Prospect Smackdown: Brandon Belt vs. Freddie Freeman
The three best first base prospects in baseball right now are Eric Hosmer of the Kansas City Royals, Freddie Freeman of the Atlanta Braves, and Brandon Belt of the San Francisco Giants. The least-known of the trio entering 2010 was Belt, who came out of (seemingly) nowhere with a monstrous '10 campaign. Let's do a Prospect Smackdown between Belt and Freeman.
Background and Intangibles
Belt: Brandon Belt was primarily known as a pitching prospect growing up in Texas and was drafted in the 11th round by the Red Sox in 2006. He went to junior college at San Jacinto, where he emerged as a hitting prospect and was drafted again in the 11th round, this time by the Braves in '07. He passed that up and went to the University of Texas, playing for two seasons and doing enough to earn a fifth round spot in the '09 draft with the Giants. He was solid but not spectacular in college, but last year he tore through the minor leagues, destroying the California and Eastern Leagues and holding his own in Triple-A. He's now one of the elite offensive prospects in baseball. His work ethic and makeup are considered excellent.
Freeman: Freddie Freeman was well-known to scouts on the California high school circuit, earning a spot in the second round of the 2007 draft by the Braves. He pitched a lot in high school and many teams liked him better on the mound, but the Braves preferred his bat. His rookie ball debut was mediocre, but he took a big step forward in '08, hitting .316 with 18 homers in Low-A at the age of 18. A wrist injury hampered him in '09, but in '10 he blasted Triple-A International League pitching with a .319/.378/.521 mark, posting an impressive +22 percent OPS at age 20, leading the league in base hits and total bases. He is very mature for his age and scouts like his makeup.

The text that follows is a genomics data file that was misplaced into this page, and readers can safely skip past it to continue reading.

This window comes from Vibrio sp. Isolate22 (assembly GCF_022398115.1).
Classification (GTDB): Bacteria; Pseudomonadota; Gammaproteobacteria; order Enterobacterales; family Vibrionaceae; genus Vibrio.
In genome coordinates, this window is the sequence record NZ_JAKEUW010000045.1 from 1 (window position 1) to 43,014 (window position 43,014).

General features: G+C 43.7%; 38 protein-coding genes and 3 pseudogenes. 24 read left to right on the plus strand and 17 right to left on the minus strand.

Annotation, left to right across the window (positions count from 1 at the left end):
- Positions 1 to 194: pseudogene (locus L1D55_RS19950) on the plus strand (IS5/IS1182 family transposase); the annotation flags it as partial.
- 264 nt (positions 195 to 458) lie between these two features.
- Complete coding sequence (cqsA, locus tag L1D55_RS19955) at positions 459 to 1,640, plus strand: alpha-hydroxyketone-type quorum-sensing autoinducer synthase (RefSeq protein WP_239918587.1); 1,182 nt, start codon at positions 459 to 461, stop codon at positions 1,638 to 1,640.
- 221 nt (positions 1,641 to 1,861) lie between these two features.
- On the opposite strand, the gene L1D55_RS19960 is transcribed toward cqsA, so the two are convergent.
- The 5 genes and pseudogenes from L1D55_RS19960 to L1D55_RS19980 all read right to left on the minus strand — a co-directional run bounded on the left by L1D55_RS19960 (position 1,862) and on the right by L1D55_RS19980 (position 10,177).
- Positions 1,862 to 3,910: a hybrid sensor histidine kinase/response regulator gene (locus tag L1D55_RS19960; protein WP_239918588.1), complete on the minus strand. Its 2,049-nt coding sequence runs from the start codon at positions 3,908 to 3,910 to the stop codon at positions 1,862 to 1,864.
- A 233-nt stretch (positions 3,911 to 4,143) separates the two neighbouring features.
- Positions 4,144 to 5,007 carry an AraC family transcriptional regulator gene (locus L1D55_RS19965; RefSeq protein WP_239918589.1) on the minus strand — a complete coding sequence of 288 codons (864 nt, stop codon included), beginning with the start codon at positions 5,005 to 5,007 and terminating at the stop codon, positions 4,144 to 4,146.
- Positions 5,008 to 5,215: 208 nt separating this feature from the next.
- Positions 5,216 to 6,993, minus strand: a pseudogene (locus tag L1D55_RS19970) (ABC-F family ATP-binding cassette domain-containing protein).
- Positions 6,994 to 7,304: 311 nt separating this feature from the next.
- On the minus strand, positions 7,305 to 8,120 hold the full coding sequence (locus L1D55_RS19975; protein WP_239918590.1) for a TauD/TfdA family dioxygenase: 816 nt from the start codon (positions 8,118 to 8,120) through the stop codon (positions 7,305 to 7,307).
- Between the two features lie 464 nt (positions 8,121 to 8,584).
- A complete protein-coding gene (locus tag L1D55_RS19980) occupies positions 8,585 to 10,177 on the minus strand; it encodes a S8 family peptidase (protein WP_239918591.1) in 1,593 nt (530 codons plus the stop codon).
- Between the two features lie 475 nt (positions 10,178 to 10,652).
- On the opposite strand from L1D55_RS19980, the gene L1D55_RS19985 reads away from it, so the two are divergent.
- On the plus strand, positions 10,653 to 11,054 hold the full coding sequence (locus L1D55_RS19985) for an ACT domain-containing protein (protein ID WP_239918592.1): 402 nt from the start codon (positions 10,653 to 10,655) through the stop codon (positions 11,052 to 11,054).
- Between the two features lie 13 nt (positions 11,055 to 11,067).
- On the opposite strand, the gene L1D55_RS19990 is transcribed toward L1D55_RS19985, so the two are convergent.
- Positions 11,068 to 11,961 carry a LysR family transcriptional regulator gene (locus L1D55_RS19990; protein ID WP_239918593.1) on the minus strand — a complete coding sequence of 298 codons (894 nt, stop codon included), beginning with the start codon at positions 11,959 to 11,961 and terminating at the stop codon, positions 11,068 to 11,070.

Advantage: Both players were pitching prospects in high school but preferred hitting. Belt went the college route and Freeman got into pro ball first, but both moved very rapidly through their respective farm systems. Both have good makeup. This seems even to me.
Physicality, Health, and Tools
Belt: Belt is a 6-5, 210 pound left-handed hitter and thrower, born April 20, 1988. Although physically large, he is a good athlete with average speed. He's very aggressive on the bases and will swipe more bags than the average first baseman, is an excellent defender, and runs well enough to see time in the outfield, where his arm is playable. Belt is physically strong, but scouts weren't sure his college swing would work in the pros and that he could get tired up inside too often. The Giants made some adjustments to his stance last year, opening it up, and the results were outstanding. He's always had good plate discipline and doesn't strike out excessively for a power hitter.